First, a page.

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Immigration Law Associates, PC

DACA final rule takes effect this month

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On Halloween this year, the Biden administration’s final regulation on Deferred Action for Childhood Arrivals (DACA) went into effect. The final version of this rule closely reflects the original executive order enacted in 2012 during the Obama Administration.

So, what is deferred action? Deferred action is a longstanding immigration practice that is granted by the executive branch to undocumented immigrants. It delays deportation and allows an individual to legally hold a job. However, it does not provide legal status or a path to permanent residence or citizenship.

Since its inception in 2012, the effects of DACA have been significant. It has allowed more than 800,000 young people to remain with their families in the US (which for many is the only country they remember living in, despite not having legal status here). DACA has also allowed these young folks to give back to their communities by being authorized to work.

Now, DACA has been codified into law. What was once an executive order has now become a federal regulation. This means that DACA is protected from legal challenges in the future, and in turn is protecting 611,000 undocumented childhood immigrants who have been relieved of their fears of deportation.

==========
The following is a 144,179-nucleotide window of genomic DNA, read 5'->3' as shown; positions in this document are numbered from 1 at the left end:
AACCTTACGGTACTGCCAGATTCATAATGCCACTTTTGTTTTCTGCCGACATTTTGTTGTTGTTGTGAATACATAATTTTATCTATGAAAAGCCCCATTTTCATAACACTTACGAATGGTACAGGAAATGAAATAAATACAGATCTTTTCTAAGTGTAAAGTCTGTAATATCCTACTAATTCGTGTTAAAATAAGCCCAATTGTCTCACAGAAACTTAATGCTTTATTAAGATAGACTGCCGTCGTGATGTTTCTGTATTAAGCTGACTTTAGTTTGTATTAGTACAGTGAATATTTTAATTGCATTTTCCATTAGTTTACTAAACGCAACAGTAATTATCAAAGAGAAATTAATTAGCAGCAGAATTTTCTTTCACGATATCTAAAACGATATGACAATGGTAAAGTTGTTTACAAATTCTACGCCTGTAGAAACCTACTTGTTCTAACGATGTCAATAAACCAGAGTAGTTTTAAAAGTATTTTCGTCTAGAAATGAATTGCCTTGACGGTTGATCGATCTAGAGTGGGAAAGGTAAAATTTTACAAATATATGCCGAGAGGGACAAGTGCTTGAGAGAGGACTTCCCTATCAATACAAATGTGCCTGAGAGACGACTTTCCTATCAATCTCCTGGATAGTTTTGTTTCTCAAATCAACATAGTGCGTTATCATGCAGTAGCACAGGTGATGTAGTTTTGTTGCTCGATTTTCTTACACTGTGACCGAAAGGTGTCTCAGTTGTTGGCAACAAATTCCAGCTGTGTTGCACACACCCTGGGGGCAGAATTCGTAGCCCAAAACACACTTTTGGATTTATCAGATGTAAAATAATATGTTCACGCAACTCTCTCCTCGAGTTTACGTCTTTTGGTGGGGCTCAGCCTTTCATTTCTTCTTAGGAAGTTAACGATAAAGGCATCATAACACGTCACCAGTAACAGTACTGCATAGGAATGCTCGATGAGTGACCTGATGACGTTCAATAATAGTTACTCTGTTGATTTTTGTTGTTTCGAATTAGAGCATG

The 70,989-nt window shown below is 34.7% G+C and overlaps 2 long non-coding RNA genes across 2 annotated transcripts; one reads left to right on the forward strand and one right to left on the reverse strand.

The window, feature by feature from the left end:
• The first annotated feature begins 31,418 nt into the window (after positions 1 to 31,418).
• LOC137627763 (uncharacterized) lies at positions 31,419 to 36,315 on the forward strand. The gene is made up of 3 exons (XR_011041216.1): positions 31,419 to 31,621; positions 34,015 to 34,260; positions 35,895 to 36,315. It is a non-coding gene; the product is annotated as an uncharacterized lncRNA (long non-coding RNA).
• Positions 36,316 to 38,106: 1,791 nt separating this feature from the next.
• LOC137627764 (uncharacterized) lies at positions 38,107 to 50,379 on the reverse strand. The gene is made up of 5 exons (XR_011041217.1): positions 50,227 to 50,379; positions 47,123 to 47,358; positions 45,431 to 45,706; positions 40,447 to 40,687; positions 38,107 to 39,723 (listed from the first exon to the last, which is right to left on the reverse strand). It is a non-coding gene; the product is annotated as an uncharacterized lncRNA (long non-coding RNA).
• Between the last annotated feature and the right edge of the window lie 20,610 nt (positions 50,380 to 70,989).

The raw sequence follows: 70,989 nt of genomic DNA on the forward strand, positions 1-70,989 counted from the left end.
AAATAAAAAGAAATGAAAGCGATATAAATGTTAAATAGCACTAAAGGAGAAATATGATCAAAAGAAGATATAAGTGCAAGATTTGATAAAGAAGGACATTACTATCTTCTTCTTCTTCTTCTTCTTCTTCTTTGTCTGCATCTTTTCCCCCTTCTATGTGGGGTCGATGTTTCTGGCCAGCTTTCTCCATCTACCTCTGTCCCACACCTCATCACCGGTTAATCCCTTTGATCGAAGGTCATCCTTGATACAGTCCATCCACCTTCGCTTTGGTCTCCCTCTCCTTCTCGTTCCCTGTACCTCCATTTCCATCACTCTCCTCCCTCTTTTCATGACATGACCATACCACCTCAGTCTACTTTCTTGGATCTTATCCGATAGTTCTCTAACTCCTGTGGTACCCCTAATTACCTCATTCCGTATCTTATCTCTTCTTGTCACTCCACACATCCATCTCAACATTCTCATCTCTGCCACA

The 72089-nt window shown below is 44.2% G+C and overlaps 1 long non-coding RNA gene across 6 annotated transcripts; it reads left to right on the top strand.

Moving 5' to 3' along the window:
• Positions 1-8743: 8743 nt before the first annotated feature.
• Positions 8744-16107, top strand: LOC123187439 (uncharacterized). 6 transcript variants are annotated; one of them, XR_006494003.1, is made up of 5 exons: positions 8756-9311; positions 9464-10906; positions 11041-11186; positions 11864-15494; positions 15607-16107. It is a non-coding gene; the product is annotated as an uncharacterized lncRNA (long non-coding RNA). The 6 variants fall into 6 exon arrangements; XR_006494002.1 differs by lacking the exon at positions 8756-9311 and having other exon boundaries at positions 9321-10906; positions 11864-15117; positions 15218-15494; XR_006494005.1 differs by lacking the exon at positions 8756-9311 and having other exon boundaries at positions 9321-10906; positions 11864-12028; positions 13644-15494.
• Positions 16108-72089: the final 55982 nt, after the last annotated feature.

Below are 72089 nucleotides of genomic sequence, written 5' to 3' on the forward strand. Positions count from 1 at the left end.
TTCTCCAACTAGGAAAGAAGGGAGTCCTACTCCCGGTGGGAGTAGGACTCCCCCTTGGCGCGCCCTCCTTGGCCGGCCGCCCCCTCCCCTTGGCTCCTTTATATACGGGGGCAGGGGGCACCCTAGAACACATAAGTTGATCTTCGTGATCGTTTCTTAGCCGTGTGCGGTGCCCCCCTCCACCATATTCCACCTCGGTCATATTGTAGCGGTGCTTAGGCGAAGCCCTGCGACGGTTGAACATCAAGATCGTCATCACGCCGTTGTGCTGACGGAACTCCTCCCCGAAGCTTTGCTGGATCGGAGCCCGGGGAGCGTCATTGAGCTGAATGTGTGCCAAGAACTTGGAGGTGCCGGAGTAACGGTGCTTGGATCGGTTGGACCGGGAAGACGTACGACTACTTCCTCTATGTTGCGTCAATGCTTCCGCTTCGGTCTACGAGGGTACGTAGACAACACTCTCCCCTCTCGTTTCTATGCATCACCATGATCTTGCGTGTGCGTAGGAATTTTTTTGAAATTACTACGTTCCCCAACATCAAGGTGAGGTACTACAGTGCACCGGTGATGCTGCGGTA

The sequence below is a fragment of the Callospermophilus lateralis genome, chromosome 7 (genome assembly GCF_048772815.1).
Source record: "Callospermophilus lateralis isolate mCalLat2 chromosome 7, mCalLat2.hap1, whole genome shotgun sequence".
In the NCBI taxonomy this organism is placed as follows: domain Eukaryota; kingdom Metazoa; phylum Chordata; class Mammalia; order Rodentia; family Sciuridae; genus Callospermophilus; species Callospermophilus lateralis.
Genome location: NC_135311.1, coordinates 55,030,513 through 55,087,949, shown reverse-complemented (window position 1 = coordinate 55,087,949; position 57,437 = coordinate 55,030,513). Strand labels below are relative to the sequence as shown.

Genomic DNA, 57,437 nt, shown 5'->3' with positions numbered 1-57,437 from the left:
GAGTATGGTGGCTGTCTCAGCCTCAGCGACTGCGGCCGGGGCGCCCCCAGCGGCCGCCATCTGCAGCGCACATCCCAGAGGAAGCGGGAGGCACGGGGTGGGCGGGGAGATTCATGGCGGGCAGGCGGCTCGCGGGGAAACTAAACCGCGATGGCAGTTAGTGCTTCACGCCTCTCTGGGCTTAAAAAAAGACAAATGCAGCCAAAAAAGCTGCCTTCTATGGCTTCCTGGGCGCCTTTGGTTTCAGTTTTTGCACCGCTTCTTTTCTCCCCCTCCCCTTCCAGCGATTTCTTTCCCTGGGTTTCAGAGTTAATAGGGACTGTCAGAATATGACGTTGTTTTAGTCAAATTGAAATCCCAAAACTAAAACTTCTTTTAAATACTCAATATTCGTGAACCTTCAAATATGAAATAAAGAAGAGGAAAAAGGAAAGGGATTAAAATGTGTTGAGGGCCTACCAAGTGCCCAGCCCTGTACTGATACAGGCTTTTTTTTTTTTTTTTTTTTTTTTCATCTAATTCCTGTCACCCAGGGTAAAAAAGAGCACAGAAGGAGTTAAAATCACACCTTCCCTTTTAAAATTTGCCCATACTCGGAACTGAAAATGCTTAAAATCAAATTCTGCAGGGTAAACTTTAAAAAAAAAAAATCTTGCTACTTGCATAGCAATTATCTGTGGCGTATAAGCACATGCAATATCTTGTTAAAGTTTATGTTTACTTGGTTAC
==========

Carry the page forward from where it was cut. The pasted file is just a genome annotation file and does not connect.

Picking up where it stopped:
According to the USCIS website, they have the sole ability to grant DACA to you if you meet the following requirements:

  1. “ Were under the age of 31 as of June 15, 2012 (that is, you were born on or after June 16, 1981);
  2. Came to the United States before reaching your 16th birthday;
  3. Have continuously resided in the United States since June 15, 2007, up to the time of filing your request for DACA;
  4. Were physically present in the United States on June 15, 2012, and at the time you filed your request for DACA with USCIS;
  5. Had no lawful immigration status on June 15, 2012, and at the time you filed your request for DACA, meaning that:
    • You never had a lawful immigration status on or before June 15, 2012*, or
    • Any lawful immigration status or parole that you had before June 15, 2012, expired on or before June 15, 2012, and
    • Any lawful status that you had after June 15, 2012, expired or otherwise terminated before you submitted your request for DACA;
  6. Are currently enrolled in school, have graduated, or obtained a certificate of completion from high school, have obtained a General Educational Development (GED) certificate, or are an honorably discharged veteran of the U.S. Coast Guard or armed forces of the United States; and
  7. Have not been convicted of a felony, a misdemeanor described in 8 CFR 236.22(b)(6), or 3 or more other misdemeanors, and do not otherwise pose a threat to national security or public safety.”

In a statement regarding the enaction of DACA rule on October 31, Secretary of the Department of Homeland Security (DHS), Alejandro Mayorkas said, “Thanks to DACA, we have been enriched by young people who contribute so much to our communities and our country.”

Mayorkas added, “Yet, we need Congress to pass legislation that provides an enduring solution for the young Dreamers who have known no country other than the United States as their own.”

Filed under: Citizenship, dc immigration blog, department of homeland security, DHS, Immigration Issues, immigration law, obama

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